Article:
I was there for the whole carnival and it was life-changing. I slept in a car outside the jail and it was the biggest show in town – and a very Manchester sort of riot. Comic, surreal, frightening all at the same time. People were selling beer, weed and T-shirts to the crowds that gathered to watch outside. I was about 25 years old – journalistically, I went in a boy and came out a man. Ten years later I made a TV documentary about the riot and interviewed all the main protagonists – from the governor to the riot ringleader – and also went inside the jail after it had been refurbished. So, the riot is a big deal for me. At the time I don’t remember doing any other stories. Not a one. So that must have lodged in my head too: what were the bad guys up to while we are all staring at this jail? That formed the basis of Black Moss.
I mentioned the national press turning their attention up north, that sense that you have to be rich, white and southern to get the attention of the media in this country and the anger that can instil comes through vividly in Black Moss, is that a theme close to your heart?
It’s a disgrace that your perceived place in the pecking order of society dictates how much effort goes into telling your story – or finding your children if they go missing. If you’re ‘poor’ it’s almost assumed that it’s somehow your fault if bad things happen to you. Disgusting. ‘Oop North’ is a ludicrous notion anyway. My wife is from Inverness – to her I’m a southerner.
Basing the case in your story on an unidentified child was an unusual choice, what inspired that?
I was heavily involved with a similar case in the 90s – a boy had gone missing from a poor area of Manchester and he’d been missing for fifty days – FIFTY FUCKING DAYS – and it hadn’t even been mentioned once on the national news. Why? Because he was a poor kid from a poor area and his family weren’t articulate and telegenic. Scandalous. I became obsessed with the case at the time – so much so I nearly lost my job over it. His body was later found, and the killer got life. I’m very proud of sticking to my guns over the story. The boy’s mum contacted me the other day after seeing a piece about Black Moss in the Manchester Evening News. Tragic and totally wrong. There is a character in the book called Little Paul and he represents all those lost, ignored kids. It’s shameful. I’m largely driven by anger, if I’m honest. Anger is an energy – as a great man (John Lydon) once said.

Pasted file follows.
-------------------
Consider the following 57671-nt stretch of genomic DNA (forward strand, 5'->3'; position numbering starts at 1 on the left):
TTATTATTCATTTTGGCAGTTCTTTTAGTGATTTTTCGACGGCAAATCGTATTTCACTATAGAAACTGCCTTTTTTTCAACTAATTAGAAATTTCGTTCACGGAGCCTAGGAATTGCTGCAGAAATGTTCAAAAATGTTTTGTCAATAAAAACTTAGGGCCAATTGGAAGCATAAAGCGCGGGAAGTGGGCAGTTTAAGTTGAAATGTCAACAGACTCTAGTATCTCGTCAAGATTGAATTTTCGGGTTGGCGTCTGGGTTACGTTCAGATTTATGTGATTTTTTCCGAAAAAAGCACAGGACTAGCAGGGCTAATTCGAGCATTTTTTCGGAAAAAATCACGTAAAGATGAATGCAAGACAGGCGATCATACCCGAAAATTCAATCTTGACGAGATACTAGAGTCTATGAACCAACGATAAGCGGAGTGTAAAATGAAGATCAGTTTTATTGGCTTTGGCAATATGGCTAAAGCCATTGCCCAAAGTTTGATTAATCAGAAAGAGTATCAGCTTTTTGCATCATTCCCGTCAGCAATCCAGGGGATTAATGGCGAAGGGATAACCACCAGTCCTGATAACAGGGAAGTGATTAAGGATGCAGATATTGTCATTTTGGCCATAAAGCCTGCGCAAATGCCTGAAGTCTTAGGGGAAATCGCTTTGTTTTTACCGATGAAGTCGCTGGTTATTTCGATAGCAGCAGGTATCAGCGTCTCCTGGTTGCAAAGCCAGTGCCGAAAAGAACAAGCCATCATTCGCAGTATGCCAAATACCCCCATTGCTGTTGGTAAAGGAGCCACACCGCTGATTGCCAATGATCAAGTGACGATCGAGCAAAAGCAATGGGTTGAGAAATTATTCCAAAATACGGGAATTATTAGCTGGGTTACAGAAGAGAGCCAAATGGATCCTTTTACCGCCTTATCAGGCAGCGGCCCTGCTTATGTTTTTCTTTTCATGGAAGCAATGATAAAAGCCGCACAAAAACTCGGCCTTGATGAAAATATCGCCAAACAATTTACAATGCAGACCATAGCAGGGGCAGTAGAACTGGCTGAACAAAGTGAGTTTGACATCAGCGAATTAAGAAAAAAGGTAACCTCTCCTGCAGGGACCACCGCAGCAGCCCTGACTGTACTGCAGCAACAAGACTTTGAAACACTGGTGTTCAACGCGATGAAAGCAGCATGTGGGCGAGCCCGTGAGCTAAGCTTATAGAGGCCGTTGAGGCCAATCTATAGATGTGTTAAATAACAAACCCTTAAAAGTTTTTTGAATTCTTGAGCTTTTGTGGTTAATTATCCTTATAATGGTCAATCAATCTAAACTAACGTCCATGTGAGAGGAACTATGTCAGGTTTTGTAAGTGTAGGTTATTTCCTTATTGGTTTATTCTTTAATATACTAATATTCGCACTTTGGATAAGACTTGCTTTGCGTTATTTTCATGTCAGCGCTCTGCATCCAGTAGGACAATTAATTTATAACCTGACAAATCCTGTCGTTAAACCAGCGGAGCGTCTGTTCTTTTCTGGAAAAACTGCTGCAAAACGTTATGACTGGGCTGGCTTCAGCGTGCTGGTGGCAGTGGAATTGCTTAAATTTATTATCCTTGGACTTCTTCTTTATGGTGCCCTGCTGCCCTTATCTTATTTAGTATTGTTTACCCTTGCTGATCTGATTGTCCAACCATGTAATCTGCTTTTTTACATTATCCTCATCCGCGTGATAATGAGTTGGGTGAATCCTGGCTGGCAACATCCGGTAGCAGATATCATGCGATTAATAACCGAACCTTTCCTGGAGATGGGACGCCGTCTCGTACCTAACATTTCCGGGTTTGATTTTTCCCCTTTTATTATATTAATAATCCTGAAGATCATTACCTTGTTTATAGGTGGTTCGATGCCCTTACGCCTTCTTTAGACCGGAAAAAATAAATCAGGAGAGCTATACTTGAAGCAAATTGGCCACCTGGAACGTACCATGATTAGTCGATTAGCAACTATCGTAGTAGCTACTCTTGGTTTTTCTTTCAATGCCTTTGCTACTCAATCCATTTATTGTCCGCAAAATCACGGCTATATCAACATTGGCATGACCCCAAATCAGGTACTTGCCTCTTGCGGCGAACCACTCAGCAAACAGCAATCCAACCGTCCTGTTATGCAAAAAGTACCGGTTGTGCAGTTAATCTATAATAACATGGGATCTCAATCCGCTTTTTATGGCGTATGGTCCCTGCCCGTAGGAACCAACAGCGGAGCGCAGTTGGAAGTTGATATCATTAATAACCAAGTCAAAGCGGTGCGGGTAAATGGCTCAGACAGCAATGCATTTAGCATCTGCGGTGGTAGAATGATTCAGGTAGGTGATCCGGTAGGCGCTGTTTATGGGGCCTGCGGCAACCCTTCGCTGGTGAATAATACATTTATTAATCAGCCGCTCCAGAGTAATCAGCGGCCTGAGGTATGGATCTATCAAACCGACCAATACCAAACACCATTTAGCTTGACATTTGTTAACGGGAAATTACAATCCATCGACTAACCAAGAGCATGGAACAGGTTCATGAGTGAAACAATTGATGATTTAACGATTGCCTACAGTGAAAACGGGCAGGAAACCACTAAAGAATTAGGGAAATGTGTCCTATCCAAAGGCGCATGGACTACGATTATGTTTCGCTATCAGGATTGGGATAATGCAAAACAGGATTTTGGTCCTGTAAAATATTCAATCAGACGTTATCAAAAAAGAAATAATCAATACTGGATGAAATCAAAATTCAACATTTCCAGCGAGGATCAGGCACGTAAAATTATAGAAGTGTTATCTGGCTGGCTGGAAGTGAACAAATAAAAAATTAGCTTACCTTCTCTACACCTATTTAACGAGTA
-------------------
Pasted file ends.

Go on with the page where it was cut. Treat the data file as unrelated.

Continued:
How much help did you have with the specifics of police procedures around missing children from that era? And looking back did anyone express shock at how lax things seemed to be, we aren’t going back too far really in the story, less than 30 years.
One of the officers involved in the Tell the Truth and Shame the Devil case helped me with it. Former Detective Constable Nicola Graham – she works in child protection now. She was a touch perturbed to find out that one of the characters in Black Moss is a cop-turned-child protection officer! It might seem like a different planet now, but has that much changed? I think not, otherwise we wouldn’t have had the child grooming scandal in Rochdale just a few years ago. Bad things happen when people look the other way.
I think I can say without too much risk of spoilers that Black Moss feels like a self-contained story in many ways, there isn’t a cliff hanger or unresolved issues. That being said, I’d love to hear more from Danny, do you have any plans for further books? Is there an ongoing series in the characters you’ve built do you think?
I want to do a trilogy of books that are all named after bodies of water in and around Manchester, with some characters seeping through from one book to another. Like a Manc Noir universe! The main feature in Black Moss is the landscape, though – that would be the main continuing character in a way. The moors are the star.
Finally, as a Manchester music fan myself there is zero chance I was going to let this opportunity pass me by, following his death there were a number of books published about Tony Wilson, yours was the only authorised biography though, can you tell us how that came about and if you had chance to get to know the man himself?
Mine was the first. I remember panicking at the time that Paul Morley (ex NME writer) was going to beat me to it. Eleven years after Tony’s death, Paul still hasn’t finished his! I worked with Tony at Granada TV. I didn’t like him. He was the ‘old guard’. When you’re young it’s your job to dislike the old guard, but I completely understood his importance as a cultural figure. When he died, I asked his partner if it was okay for me to write a book. If she’d said no, I wouldn’t have done it. I talked to everyone from family members, musicians, TV colleagues and even the oncologist who treated him before his death. After I’d finished writing the book – called You’re Entitled to an Opinion – I didn’t dislike Tony Wilson any more. I loved him.